I use a Stop Clock Professional f stop timer that includes a programmable dry down calculation feature. Having decided the required exposure from the tests strips, I dial in the dry down factor for the paper that I am using and activate the dry down feature and the timer automatically adjusts the exposure, including all burning and dodging. I use a Zone VI cold cathode VC enlarger that requires a compensating timer, a function also included in the Stop Clock. R H Designs, the manufacturer can be contacted by email on firstname.lastname@example.org and on their web site at www.rhdesigns.co.uk. The calculation for the adjusted exposure can be made manually, if you do not have a timer with a dry down feature the table I used for many years until I started to use the Stop Clock timer is reproduced here and will save you having to make calculations each time you make a print.
(at this point please view the graph1 attachment at the bottom of this page)
All times are in seconds. To adjust for dry down, reduce the final print exposure to the time shown in the column opposite the wet test strip time at the dry down factor for the paper you are using.
Tonality is very personal, I prefer my prints to have very delicate highlights that are just above paper base white and tends to produce a final print that is quite high in contrast. When my final print is wet the brightest highlight appears to be paper base white but always dries down to the desired tonality. There are papers that dry down by as much as 11% and I have to say that when I first started to use this method of dealing with dry down I did doubt that the highlights would show in the final print and made a second, giving it more exposure. The second print always dried down more than I wanted and the first print was perfect. I soon learned to have faith in the system.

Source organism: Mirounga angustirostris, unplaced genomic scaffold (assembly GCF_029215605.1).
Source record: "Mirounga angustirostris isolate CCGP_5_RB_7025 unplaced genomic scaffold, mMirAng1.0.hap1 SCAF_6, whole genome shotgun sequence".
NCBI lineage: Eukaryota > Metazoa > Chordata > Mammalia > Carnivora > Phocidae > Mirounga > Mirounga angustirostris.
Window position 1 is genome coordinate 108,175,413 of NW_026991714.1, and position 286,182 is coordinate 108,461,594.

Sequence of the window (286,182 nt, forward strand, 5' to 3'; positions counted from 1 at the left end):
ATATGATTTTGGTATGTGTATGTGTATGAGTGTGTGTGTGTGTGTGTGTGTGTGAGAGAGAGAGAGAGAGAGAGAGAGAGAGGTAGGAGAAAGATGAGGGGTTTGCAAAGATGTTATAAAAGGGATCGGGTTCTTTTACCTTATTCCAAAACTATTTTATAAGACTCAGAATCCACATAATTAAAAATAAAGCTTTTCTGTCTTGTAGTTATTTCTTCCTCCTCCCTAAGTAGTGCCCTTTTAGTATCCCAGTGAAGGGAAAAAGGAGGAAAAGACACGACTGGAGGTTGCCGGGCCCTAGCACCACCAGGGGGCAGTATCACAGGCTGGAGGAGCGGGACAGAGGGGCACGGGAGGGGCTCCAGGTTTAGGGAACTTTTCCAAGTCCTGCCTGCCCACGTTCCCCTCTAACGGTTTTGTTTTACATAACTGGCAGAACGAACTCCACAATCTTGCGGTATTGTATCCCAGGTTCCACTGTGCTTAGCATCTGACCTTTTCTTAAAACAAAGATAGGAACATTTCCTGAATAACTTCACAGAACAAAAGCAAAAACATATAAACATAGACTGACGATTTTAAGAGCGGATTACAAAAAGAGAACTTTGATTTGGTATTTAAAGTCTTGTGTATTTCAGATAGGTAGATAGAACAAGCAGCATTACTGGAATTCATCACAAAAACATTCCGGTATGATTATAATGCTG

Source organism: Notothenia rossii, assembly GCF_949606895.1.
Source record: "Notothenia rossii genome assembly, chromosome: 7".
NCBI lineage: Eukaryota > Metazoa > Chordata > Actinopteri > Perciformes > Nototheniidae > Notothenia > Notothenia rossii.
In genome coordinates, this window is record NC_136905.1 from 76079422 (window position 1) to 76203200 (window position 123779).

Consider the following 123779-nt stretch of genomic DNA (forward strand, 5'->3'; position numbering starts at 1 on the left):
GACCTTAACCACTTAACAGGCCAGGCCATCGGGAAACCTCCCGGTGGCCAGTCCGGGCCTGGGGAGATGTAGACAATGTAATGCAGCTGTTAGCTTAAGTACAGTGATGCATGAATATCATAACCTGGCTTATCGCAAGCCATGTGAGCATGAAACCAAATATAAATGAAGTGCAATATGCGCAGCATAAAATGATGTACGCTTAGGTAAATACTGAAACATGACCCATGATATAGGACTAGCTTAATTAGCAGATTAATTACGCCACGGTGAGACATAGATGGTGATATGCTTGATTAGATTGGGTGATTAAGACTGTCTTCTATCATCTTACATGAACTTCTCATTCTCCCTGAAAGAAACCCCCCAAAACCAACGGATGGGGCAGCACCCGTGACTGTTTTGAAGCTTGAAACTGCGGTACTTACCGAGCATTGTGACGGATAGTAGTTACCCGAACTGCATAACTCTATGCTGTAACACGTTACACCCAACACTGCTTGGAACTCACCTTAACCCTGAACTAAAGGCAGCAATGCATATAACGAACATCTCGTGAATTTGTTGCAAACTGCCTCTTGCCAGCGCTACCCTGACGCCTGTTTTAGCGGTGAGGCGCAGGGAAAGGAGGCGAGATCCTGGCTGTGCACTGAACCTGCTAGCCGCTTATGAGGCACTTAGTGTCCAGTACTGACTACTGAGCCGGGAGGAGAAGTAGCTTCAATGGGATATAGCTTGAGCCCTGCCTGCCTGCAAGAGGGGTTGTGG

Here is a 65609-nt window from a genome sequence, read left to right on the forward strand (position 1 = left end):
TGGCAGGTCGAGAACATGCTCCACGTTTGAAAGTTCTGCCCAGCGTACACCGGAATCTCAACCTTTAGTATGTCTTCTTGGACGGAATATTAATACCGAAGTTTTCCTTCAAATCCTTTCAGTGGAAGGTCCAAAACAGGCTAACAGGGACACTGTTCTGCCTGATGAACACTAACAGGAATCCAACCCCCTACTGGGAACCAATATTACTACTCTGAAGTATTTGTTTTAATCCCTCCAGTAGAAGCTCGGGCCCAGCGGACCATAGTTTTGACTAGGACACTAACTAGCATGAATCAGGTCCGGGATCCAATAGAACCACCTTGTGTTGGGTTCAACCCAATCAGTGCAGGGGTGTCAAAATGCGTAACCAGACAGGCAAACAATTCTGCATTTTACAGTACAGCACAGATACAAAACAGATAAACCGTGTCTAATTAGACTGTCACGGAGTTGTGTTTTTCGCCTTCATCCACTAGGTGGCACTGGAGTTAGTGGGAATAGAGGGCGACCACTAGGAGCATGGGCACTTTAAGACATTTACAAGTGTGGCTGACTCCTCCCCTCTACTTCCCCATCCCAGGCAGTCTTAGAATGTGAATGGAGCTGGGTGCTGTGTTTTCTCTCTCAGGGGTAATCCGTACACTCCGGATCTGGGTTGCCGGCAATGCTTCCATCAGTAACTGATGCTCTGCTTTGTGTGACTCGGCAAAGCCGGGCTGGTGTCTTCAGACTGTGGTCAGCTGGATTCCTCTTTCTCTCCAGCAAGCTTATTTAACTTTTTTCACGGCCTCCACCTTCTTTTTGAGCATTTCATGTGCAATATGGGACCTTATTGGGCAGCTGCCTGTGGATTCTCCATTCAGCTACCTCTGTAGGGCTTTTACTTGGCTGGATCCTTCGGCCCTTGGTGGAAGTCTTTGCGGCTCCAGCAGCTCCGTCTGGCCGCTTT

Judgements are made at every step in making a fine black and white print; the paper grade; whether the print is high key or low key; the overall contrast or the local contrast; whether a Zone VIII highlight or a Zone V highlight. These and many other judgements influence the way in which the final print expresses the impressions and views you wish to communicate to the viewer. All these judgements can be changed by the effect of dry down. Highlights will be dull and lack sparkle, and the dark rich luminous shadow just on the edge of blackness that you saw in the wet print will block up and be dead in the final print. All the vision you employed in seeing and making the image will be lost to a phenomenon that you can control by spending a couple of hours in testing a few different papers. Perhaps deciding that you should carry out the test to determine dry down factors will prove to be another very important judgement. One thing is certain and that is when you do apply dry down factors your prints will begin to sing, and those disappointing dull prints will be confined to history.
Last edited by Sean; 12-06-2006 at 03:33 AM. Click to view previous post history.